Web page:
With the increasing demand for organic foods by local grocery stores and restaurants, urban farming is definitely the way to go. Do you know that farm produce is laden with chemical preservatives when transported over long distance? Their nutritional value is lost so you really don’t get them fresh anymore. What is good about having locally grown food is how the local economy is stimulated. Energy usage is reduced together with the cost associated with the packaging, storage and in transporting the goods. More significantly, the money spent on local farming stays only within the local economy.
Urban farming also provides a sense of community and pride to local residents. It adds greenery to cities attracting tourists and bring jobs to the underserved areas. Urban farming also helps reduce stress on the sewer system usually caused by storm water runoff. It is an ecological program that is giving rooftops and unused space a new purpose and meaning. Some city planners and architects are now incorporating urban farming in their designs like vertical farms and rooftop gardens. Soon, city dwellers will be seeing more birds, butterflies, bees and other insects again.
Try growing organic tomatoes in containers today! You’ll be surprised how easy it is! Enjoy!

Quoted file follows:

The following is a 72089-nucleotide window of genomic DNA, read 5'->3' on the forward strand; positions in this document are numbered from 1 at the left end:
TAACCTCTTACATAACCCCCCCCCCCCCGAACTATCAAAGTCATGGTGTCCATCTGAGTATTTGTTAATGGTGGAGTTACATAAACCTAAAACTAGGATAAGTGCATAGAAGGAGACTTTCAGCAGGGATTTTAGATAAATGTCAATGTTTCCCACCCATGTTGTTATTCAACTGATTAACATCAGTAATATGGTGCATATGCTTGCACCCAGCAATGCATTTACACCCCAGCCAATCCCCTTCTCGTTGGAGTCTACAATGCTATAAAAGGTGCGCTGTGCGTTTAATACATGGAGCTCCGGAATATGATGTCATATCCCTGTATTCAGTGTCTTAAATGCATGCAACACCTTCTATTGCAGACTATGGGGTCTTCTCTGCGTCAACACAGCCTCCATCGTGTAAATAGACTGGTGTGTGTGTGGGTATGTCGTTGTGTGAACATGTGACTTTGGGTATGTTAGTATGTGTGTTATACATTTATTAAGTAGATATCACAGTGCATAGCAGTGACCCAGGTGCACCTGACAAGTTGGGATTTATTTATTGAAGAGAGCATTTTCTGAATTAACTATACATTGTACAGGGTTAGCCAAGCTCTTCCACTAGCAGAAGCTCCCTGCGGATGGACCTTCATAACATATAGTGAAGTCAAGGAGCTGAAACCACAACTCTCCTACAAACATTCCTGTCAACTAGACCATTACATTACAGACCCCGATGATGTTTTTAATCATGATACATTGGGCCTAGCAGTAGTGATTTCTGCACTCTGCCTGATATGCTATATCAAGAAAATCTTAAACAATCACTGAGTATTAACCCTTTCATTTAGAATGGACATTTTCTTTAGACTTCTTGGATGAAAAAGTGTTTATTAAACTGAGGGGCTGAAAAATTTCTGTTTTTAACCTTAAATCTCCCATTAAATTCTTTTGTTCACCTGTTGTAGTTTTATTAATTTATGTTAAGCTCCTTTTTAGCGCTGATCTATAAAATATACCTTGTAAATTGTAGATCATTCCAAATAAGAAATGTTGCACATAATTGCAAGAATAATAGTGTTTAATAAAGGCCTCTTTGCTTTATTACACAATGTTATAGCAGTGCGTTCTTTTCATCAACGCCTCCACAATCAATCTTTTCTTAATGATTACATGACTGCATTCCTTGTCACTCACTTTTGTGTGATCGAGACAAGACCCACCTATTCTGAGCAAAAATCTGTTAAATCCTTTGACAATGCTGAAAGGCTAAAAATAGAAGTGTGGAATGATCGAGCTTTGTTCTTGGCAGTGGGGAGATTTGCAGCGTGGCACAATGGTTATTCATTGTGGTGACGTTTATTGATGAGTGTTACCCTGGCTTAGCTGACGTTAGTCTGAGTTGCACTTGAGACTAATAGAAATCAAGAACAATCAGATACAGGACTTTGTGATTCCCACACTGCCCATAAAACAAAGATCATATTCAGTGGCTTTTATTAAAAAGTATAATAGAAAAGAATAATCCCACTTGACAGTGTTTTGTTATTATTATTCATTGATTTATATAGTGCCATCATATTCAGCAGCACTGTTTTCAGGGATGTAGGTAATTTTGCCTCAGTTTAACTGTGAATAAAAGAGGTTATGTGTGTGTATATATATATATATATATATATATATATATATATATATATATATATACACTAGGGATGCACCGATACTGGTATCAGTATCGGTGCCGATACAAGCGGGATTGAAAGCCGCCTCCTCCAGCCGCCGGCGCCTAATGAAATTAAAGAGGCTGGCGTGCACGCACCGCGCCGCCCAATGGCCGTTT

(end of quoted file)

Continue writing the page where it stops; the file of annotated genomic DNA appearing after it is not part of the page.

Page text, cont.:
By: organicfarmingblog, 9:08 AM GMT on April 21, 2014
Picture courtesy of http://shaunsbackyard.com/wp-content/uploads/2011/ 11/Bokashi-Bokashi-Scraps-021.jpg
Have you heard of the word “Bokashi”? It is a farming practice used by Japanese farmers centuries ago that makes use of microorganisms to quickly breakdown organic wastes. With the discovery of microorganisms by Dr. Teruo Higa who specializes in agricultural research, Bokashi fermentation was made even better by introducing the right combination of microbes. This ensured better quality and larger harvest of produce that are free of harmful chemicals.
As commonly thought of typical composting, Bokashi is actually more of a process of fermentation. The procedure does not require use of air to ferment the organic matters and this is what makes the whole process odorless. It’s good to have one even in the kitchen. You may ask about those pestering insects and animals gathering around your bin and messing up the place. Well, the nice thing about this system is that it can be sealed completely so you don’t have to worry about them.
Bokashi is an excellent way of adding nutrients to your garden instead of throwing them to landfills. With this process you can include food scraps that normally cannot be added to regular composting method like dairy products, meat, cheese and scraped cook foods.
Throughout the whole fermenting process, a certain liquid from the organic matter accumulates and can be drained. This liquid is commonly called as Bokashi Tea (which I am sure is not the type you would like to take a sip!). There are two ways on how you can use this amazing tea… as a great fertilizer and as a highly effective drain cleaner (goodbye to chemical based household cleaners).